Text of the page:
# Game of Life kata: branchless Grid

Gautier DI FOLCO November 26, 2022 [Code practice] #haskell #code kata #coding dojoIn my previous log I have tackled Conway's Game Of Life.

In conclusion, I have stated that we could implement the full kata (i.e. even
the grid) without branches (no `if`

/`else`

/`case`

/`pattern matching`

, so no sum types).

As a reminder, we ended up with this:

```
-- ...
describe "Reproduction (three live neighbours)" $ do
it "Any dead cell with exactly three live neighbours becomes a live cell" $
reproduction.next Dead `shouldBe` Alive
it "Any live cell with three live neighbours lives on to the next generation" $
reproduction.next Alive `shouldBe` Alive
describe "Overpopulation (more than three live neighbours)" $ do
it "Any live cell with more than three live neighbours dies" $
overpopulation.next Alive `shouldBe` Dead
describe "Survive (two live neighbours)" $ do
it "Any Dead cell with fewer than three live neighbours stays dead on to the next generation" $
survive.next Dead `shouldBe` Dead
it "Any dead cell with exactly three live neighbours becomes a live cell" $
survive.next Alive `shouldBe` Alive
describe "Underpopulation (zero or one live neighbours)" $ do
it "Any Dead cell with fewer than three live neighbours stays dead on to the next generation" $
underpopulation.next Dead `shouldBe` Dead
it "Any live cell with fewer than two live neighbours dies" $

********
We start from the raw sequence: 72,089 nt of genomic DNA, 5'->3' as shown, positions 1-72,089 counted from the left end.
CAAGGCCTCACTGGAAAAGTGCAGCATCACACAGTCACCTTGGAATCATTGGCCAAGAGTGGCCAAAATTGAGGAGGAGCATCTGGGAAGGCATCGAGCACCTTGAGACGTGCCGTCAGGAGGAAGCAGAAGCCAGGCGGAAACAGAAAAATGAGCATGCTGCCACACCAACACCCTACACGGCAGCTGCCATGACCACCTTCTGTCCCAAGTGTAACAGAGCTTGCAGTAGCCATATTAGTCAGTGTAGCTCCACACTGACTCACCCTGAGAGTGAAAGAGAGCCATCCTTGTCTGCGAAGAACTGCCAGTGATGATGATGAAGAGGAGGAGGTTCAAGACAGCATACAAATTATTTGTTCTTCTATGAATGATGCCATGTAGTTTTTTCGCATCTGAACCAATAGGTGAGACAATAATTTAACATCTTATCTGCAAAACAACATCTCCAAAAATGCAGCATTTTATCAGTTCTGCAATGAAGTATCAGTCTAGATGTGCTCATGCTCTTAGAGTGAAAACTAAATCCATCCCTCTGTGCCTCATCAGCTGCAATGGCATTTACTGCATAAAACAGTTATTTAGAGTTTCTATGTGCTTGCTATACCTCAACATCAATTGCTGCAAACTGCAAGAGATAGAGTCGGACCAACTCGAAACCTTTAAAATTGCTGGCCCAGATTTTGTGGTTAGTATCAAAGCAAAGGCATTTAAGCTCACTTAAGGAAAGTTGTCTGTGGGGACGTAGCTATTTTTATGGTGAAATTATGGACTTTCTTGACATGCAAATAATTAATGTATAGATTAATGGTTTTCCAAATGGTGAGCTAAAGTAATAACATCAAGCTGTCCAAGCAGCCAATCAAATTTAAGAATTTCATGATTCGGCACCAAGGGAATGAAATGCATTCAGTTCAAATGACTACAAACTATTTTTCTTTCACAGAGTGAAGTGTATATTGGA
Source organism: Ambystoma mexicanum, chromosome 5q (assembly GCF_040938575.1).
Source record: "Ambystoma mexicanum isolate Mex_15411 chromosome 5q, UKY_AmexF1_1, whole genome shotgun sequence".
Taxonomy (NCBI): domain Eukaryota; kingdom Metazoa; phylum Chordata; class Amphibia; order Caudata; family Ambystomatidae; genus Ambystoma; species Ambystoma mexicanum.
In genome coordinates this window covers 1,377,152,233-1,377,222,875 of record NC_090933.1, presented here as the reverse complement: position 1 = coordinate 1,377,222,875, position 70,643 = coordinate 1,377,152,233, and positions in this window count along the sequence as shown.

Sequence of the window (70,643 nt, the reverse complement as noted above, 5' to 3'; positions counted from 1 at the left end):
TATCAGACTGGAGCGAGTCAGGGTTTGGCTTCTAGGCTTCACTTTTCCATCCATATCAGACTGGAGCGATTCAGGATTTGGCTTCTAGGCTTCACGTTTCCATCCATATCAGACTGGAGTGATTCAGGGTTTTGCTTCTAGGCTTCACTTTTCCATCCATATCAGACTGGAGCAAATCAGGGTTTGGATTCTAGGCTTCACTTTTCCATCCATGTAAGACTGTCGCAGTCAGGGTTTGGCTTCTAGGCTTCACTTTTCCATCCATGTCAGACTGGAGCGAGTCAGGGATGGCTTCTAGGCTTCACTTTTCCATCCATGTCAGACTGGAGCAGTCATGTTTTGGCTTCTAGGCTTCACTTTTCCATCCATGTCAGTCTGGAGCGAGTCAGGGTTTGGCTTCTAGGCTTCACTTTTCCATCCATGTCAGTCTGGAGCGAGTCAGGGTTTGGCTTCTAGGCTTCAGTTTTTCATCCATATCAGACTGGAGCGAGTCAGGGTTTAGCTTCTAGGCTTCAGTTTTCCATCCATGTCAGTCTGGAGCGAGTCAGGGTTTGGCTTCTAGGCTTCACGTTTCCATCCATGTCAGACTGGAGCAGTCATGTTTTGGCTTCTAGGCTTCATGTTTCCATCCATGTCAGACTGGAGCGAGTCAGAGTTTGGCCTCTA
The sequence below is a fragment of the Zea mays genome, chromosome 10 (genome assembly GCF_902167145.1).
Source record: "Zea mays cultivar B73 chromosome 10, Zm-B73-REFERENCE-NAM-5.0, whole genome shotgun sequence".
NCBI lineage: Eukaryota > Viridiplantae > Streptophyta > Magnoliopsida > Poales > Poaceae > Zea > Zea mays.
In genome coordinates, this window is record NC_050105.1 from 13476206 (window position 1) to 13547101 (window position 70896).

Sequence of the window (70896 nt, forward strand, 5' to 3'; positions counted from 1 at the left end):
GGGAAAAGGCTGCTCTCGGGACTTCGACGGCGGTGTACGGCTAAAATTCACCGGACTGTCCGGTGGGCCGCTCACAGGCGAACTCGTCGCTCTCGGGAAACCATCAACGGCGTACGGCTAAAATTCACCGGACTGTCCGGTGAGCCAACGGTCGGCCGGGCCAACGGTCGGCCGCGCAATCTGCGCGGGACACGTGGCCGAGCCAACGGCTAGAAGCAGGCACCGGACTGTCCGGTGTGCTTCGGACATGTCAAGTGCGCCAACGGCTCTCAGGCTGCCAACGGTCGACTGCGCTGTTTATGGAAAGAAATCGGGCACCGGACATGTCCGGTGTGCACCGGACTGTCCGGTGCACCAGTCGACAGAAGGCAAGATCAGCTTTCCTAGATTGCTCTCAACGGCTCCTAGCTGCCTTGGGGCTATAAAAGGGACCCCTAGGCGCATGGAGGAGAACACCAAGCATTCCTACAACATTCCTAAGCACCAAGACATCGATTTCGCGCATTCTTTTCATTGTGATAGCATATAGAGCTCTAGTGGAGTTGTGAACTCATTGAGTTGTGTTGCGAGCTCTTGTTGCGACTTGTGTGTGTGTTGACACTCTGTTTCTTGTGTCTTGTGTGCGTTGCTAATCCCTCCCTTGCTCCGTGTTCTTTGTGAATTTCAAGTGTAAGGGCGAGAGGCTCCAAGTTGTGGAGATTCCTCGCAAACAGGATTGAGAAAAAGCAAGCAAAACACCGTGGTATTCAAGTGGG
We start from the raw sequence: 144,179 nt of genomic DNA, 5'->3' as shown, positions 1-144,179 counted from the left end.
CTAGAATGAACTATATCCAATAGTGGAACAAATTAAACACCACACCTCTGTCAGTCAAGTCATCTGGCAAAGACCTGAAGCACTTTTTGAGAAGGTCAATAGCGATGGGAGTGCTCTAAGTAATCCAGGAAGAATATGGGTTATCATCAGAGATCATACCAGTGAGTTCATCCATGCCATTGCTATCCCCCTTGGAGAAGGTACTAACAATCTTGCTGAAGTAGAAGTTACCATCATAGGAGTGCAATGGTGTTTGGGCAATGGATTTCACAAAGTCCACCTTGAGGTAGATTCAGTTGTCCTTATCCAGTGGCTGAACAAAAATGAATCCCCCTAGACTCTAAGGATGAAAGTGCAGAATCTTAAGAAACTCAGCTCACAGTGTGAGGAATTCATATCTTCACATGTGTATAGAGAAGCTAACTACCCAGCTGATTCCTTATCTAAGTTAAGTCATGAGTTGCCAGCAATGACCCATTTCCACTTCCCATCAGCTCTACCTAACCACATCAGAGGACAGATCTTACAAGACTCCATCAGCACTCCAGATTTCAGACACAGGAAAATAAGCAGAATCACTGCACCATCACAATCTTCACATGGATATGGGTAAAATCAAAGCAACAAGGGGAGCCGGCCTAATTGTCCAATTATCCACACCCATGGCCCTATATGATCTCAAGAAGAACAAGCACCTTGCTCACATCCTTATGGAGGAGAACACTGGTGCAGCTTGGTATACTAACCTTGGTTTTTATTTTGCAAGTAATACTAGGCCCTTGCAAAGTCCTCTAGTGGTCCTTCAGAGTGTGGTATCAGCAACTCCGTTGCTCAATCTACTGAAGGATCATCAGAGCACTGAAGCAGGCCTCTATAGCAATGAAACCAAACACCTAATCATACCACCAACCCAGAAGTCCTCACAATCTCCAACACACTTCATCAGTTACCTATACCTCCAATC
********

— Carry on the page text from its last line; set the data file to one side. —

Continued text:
underpopulation.next Alive `shouldBe` Dead
-- ...
data Cell
= Alive
| Dead
deriving stock (Eq, Show)
newtype Neighbours
= Neighbours { getNeighbours :: Int }
deriving newtype (Eq, Ord, Show, Num)
newtype Neighbourhood
= Neighbourhood { next :: Cell -> Cell }
reproduction = Neighbourhood $ const Alive
overpopulation = Neighbourhood $ const Dead
survive = Neighbourhood id
underpopulation = Neighbourhood $ const Dead
```

Let's start with the neighbourhood selection.

If I have to draft things up, I would come up with an implementation like this:

```
=
\case
0 -> underpopulation
1 -> underpopulation
2 -> survive
3 -> reproduction
_ -> overpopulation
neighbourhood
```

But there are two problems:

- There is branching
- I have no direct way to test it directly (I could test the function with its behavior, but it's not handy)

Note: here is the limit of the kata, in production code I would keep the here-above implementation while testing the functions.

Let's tackle the testability issue through refactoring adding the neighbourhood name:

```
data Neighbourhood = Neighbourhood
{ name :: String
, next :: Cell -> Cell
}
reproduction =
Neighbourhood
{ name = "reproduction"
, next = const Alive
}
overpopulation =
Neighbourhood
{ name = "overpopulation"
, next = const Dead
}
survive =
Neighbourhood
{ name = "survive"
, next = id
}
underpopulation =
Neighbourhood